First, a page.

So, what causes the abuser of doing this to somebody else? It comes down to their needs and what motivates them to get those needs met. They have a need; they see what must be done to get that need met and establish a goal. After that they take action. Here they believe that their need has been met or that the necessary consequences of their actions will get their needs met. It might sound simple, but as previously mentioned, not everything is that simple because their motivations and emotions plays a big role here. The controlling behaviour of the abuser is designed to make the abused dependent on them by isolating them from support, depriving them of independence and regulating and controlling their everyday behaviour. I’m not going to go into detail here, because as soon as I get started, then you must prepare yourself for a very loooooong read.
Remember that the situations of abused victims differ and the support and information that gets offered to them varies. Now, you might have a friend or loved-one who you suspect is being abused. What do you do? I’ll get to that shortly, but first share the list of contact numbers with your friends and family and keep it saved somewhere should you ever need to use it.
This is the first step and although it might seem “not-that-important”, it may protect or save somebody’s life.
Because you do not want to escalate the abuse, stop yourself from approaching the abuser. This could put you at risk and escalate the risk of the abused victim. If you do feel that the person’s safety is in immediate danger, call the police or the correct helpline immediately. The call centre personnel are trained to ask the correct questions. They will be able to make the most accurate assessment to ensure that they take the appropriate action.
If you do get the chance of speaking to the abused victim (or friend/loved one) that you are suspecting of being abused, ask general questions about how things are going at home. This shows the victim that somebody cares, and that little gesture of outreach can make a big difference for the victim who feels isolated and alone. Remember, the abused victim does not have much privacy and that your conversation might be on speakerphone and not in privacy as you might hope for. The text messages are also not a safe domain for communicating. The abuser might have free access to the victim’s phone and therefore nothing is private.
If you do suspect that the abused victim cannot talk because your conversation is being listened to, try to communicate a “safe-word” or “safe-sentence” that you mention at the end of your conversation. It could be “Let me know about those blue-bells (flowers) when you get a chance” (meaning that your friend/loved-one can communicate freely); or “Can you arrange to get the banana-bread delivered to me as soon as possible?” (meaning that your friend/loved-one needs help now). Communicate this clearly but avoid saying that it is a “safe-sentence”.
Important to remember is NOT to blame the abused victim. Listen to them when they reach out to you and try to understand what they are going through. Stay calm and show compassion. You can give them credit for their strength because it takes strength and determination to take someone into their confidence and talk about their experience. Try not to push for too much detail, the story is the abused victim’s story and it needs to flow at their own pace.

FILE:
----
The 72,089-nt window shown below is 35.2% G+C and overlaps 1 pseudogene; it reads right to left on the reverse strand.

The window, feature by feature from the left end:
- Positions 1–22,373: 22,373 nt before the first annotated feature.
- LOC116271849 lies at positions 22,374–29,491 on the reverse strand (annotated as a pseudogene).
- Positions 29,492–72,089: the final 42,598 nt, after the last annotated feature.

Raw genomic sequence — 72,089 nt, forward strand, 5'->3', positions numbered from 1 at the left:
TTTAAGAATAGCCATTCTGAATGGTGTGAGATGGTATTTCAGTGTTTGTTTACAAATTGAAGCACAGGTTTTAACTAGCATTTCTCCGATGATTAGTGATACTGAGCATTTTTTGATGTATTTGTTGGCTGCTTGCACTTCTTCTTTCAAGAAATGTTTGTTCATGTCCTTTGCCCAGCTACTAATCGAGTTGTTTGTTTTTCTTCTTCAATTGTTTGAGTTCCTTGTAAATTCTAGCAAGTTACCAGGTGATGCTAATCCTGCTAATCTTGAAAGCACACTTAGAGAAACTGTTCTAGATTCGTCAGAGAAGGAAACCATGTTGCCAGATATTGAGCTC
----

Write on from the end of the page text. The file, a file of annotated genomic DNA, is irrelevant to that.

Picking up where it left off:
With your help, the communities supporting one another, the country supporting the victims and prosecuting the abusers, we can all become part of the movement of changing abuse victims into SURVIVORS.
As always, I like to end my blog with a quote or two and the following really touched my heart and goes out to all the abused victims who will turn into survivors through their own strength and your love and support. The first one is from Hanna Gadsby saying “To be rendered powerless doesn’t destroy your humanity. Your resilience is your humanity. The only people who lose their humanity are those who believe they have the right to render another human being powerless. They are the weak. To yield and not break, that is incredible strength.”, and this one from Michelle Rosenthall who said “Trauma creates change you DON’T choose. Healing is about creating change you DO choose.”. I also came across this poem, unfortunately the author is unknown:
I have been victimized.
I was in a fight that was
not a fair fight.
I did not ask for the fight.
There is no shame in losing
I have reached the stage of
survivor and am no longer a slave of victim status.
I look back with sadness
rather than hate.
I look forward with hope
rather than despair.
I may never forget, but I need
not constantly remember.
I was a victim,
I am a survivor.”
I could not have put it better myself. Be vigilant, be there for others and show love.
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As a reminder, GEM Mental Health Therapy and Coaching has decided to offer Skype Video Calls, WhatsApp Calls and WhatsApp Video Chats in order to reach as many people as possible. I have also decided to incorporate Counselling via Email, which seems a bit unorthodox, but some clients do not have the freedom and privacy to discuss heart matters in the enclosed environment that they find themselves in at this time. Please do not hesitate to reach out so that we can work together on your mental health as we face these challenging times.